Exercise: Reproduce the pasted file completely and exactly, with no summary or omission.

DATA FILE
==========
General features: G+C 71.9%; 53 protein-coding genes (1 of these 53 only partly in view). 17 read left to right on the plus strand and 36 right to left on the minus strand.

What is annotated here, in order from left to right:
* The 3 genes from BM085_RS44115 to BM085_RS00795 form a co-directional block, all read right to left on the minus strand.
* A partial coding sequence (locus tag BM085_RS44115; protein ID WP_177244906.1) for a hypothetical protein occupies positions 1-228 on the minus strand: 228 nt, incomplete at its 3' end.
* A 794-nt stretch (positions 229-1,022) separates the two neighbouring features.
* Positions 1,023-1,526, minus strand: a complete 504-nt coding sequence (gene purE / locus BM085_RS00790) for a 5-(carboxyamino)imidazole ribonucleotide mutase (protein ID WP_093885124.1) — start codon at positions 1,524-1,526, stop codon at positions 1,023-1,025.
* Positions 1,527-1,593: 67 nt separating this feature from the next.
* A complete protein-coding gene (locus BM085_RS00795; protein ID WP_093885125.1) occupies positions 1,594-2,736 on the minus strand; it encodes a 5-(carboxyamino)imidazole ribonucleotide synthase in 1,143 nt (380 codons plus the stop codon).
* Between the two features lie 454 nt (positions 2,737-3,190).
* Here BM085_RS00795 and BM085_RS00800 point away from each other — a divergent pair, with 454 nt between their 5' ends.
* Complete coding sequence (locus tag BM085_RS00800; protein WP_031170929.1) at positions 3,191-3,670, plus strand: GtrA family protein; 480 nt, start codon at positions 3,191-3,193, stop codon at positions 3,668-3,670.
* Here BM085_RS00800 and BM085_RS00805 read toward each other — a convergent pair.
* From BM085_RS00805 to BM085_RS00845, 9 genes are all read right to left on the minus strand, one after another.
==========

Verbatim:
General features: G+C 71.9%; 53 protein-coding genes (1 of these 53 only partly in view). 17 read left to right on the plus strand and 36 right to left on the minus strand.

What is annotated here, in order from left to right:
* The 3 genes from BM085_RS44115 to BM085_RS00795 form a co-directional block, all read right to left on the minus strand.
* A partial coding sequence (locus tag BM085_RS44115; protein ID WP_177244906.1) for a hypothetical protein occupies positions 1-228 on the minus strand: 228 nt, incomplete at its 3' end.
* A 794-nt stretch (positions 229-1,022) separates the two neighbouring features.
* Positions 1,023-1,526, minus strand: a complete 504-nt coding sequence (gene purE / locus BM085_RS00790) for a 5-(carboxyamino)imidazole ribonucleotide mutase (protein ID WP_093885124.1) — start codon at positions 1,524-1,526, stop codon at positions 1,023-1,025.
* Positions 1,527-1,593: 67 nt separating this feature from the next.
* A complete protein-coding gene (locus BM085_RS00795; protein ID WP_093885125.1) occupies positions 1,594-2,736 on the minus strand; it encodes a 5-(carboxyamino)imidazole ribonucleotide synthase in 1,143 nt (380 codons plus the stop codon).
* Between the two features lie 454 nt (positions 2,737-3,190).
* Here BM085_RS00795 and BM085_RS00800 point away from each other — a divergent pair, with 454 nt between their 5' ends.
* Complete coding sequence (locus tag BM085_RS00800; protein WP_031170929.1) at positions 3,191-3,670, plus strand: GtrA family protein; 480 nt, start codon at positions 3,191-3,193, stop codon at positions 3,668-3,670.
* Here BM085_RS00800 and BM085_RS00805 read toward each other — a convergent pair.
* From BM085_RS00805 to BM085_RS00845, 9 genes are all read right to left on the minus strand, one after another.